2014 GSA Annual Meeting in Vancouver, British Columbia (1922 October 2014)
Paper No. 341-2
Presentation Time: 1:15 PM-1:30 PM


GOLDING, Martyn, Earth, Ocean and Atmospheric Science, University of British Columbia, 2020-2207 Main Mall, Vancouver, BC V6T 1Z4, Canada, mgolding@eos.ubc.ca and ORCHARD, Michael J., Geological Survey of Canada, 1500 - 605 Robson Street, Vancouver, BC V6B 5J3, Canada

Conodonts and ammonoids are the two most useful and widely used taxonomic groups for biostratigraphy in the marine Triassic of North America. Both groups have a well-established zonation throughout the Triassic. However, during the Anisian stage (Middle Triassic) in North America, the resolution of the current conodont zonation is not as precise as that of the ammonoids. Although ammonoids are often abundant in some outcrop sections, conodonts are far more ubiquitous, and the lack of resolution in their zonation during this stage affects the precision and accuracy of correlation between sections. This lack of precision is particularly problematic when attempting to correlate between outcrop sections and subsurface drill core, as ammonoids are virtually absent in the latter.

The lack of resolution in the conodont zonation is due in part to the broad taxonomic concepts that have previously been applied to conodont species from the Anisian of North America; the majority of specimens recovered from rocks of this age have been assigned to one of only six species belonging to either Neogondolella or Paragondolella. This has led to the obscuring of morphological variability, some of which is now thought to be stratigraphically significant.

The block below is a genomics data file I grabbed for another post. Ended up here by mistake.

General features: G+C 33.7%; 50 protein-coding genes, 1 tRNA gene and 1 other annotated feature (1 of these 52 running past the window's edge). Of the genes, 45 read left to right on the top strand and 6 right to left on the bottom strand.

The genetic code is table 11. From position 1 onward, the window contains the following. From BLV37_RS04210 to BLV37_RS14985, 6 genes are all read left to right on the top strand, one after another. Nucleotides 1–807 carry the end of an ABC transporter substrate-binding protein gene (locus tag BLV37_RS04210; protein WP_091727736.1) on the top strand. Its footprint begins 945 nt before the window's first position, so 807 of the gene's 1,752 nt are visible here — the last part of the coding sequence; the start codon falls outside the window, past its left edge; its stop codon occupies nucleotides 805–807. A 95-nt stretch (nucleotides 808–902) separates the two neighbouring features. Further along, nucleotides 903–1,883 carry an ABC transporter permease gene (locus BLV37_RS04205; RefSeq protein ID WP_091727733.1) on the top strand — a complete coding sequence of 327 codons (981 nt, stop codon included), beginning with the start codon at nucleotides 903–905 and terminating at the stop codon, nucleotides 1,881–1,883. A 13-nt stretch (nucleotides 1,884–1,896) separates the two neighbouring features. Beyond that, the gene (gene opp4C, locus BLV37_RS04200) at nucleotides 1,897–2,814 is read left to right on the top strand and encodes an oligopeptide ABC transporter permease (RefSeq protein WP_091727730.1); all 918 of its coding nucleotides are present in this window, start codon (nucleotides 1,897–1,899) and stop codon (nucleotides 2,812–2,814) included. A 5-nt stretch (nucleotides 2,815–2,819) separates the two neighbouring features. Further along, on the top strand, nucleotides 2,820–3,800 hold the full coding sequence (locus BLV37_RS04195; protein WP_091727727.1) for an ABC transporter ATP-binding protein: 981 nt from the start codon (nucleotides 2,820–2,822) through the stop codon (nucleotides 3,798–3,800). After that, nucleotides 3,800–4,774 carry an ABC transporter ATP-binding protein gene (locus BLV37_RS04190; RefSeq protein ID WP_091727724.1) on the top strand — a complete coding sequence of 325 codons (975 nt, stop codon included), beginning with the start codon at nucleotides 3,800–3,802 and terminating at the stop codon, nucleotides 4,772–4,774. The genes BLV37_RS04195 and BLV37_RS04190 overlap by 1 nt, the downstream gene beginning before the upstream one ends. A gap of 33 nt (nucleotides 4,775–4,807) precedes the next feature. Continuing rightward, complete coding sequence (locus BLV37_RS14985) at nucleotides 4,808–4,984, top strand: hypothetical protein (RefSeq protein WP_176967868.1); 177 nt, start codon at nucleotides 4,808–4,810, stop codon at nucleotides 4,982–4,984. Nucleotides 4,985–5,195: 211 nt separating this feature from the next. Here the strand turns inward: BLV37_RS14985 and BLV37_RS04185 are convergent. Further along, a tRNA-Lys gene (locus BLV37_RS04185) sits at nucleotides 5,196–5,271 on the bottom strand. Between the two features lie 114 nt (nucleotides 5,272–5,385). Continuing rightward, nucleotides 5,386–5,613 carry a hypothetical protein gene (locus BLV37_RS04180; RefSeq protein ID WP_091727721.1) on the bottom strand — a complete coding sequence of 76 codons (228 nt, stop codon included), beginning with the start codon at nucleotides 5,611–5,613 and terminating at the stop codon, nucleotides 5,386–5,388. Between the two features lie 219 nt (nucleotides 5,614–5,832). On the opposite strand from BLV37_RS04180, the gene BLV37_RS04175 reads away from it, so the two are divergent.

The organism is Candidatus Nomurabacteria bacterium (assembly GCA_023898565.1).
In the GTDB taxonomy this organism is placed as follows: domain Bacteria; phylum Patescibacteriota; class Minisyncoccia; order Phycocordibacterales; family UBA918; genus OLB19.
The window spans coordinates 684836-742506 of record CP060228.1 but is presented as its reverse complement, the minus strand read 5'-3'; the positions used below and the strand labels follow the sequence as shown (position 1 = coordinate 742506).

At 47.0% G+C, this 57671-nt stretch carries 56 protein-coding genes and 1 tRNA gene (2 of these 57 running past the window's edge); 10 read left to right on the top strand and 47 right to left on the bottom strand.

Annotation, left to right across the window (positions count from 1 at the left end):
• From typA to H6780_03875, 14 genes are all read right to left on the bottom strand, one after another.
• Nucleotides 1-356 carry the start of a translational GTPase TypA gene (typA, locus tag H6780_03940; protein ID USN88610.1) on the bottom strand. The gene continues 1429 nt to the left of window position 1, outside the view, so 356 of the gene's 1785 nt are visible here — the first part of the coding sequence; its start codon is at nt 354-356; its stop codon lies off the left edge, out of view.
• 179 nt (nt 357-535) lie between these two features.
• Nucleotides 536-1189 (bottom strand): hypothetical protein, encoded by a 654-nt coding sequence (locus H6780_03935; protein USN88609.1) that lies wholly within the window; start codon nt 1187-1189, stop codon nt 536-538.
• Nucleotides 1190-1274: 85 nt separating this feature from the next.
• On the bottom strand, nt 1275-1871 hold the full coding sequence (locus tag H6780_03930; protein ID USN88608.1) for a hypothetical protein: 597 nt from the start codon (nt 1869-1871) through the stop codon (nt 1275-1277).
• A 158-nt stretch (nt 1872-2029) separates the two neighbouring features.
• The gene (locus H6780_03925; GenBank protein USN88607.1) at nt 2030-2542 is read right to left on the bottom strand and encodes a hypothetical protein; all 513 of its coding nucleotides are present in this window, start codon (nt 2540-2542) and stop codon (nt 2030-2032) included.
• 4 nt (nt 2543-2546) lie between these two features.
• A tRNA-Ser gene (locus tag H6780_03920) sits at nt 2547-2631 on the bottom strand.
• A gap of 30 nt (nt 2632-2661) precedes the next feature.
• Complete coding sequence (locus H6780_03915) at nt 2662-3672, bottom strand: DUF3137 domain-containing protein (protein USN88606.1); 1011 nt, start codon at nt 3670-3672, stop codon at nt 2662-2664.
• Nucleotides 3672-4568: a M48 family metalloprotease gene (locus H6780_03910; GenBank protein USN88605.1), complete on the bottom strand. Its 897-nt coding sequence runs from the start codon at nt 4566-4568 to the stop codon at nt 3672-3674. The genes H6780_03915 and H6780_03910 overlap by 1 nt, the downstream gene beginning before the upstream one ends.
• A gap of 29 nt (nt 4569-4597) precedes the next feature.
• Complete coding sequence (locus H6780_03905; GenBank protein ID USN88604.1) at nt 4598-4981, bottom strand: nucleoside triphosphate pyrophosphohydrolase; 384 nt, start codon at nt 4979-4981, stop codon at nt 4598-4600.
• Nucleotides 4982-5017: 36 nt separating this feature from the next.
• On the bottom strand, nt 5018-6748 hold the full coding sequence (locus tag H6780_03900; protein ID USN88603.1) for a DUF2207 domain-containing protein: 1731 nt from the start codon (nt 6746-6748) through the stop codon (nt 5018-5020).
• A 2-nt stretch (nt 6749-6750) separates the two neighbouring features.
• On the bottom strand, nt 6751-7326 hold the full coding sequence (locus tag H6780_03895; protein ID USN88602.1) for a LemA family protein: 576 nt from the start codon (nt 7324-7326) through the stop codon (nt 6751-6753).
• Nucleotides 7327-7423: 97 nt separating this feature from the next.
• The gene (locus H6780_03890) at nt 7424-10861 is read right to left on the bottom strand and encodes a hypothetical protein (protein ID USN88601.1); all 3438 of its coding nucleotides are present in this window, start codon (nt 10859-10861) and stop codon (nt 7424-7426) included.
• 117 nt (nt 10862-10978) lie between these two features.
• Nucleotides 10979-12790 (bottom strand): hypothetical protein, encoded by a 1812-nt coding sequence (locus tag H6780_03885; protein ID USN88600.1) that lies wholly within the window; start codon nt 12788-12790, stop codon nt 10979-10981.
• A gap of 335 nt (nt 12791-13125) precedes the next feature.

Examination of new and existing collections from outcrop sections and subsurface drill core in northeastern British Columbia has allowed the recognition of 10 new species of conodonts belonging to Neogondolella, as well as 19 new morphotypes of species of Neogondolella and Paragondolella. This represents a dramatic increase in taxa from the six species that have commonly been recognized in the past. These new species and morphotypes allow the delineation of eleven new, informal conodont faunal assemblages that enable correlation between outcrop sections and subsurface drill core across British Columbia. These assemblages have not yet been formalized as biozones, pending further work on existing material to constrain their stratigraphical and geographical extent. At present, these assemblages appear to be applicable at a local scale, and further work on Anisian faunas from the Canadian Arctic and Nevada is underway to determine if they can be recognised at a regional scale as well.

2014 GSA Annual Meeting in Vancouver, British Columbia (1922 October 2014)
General Information for this Meeting
Session No. 341
Conodonts as Stratigraphic and Paleoclimatic Tools
Vancouver Convention Centre-West: 220
1:00 PM-5:00 PM, Wednesday, 22 October 2014

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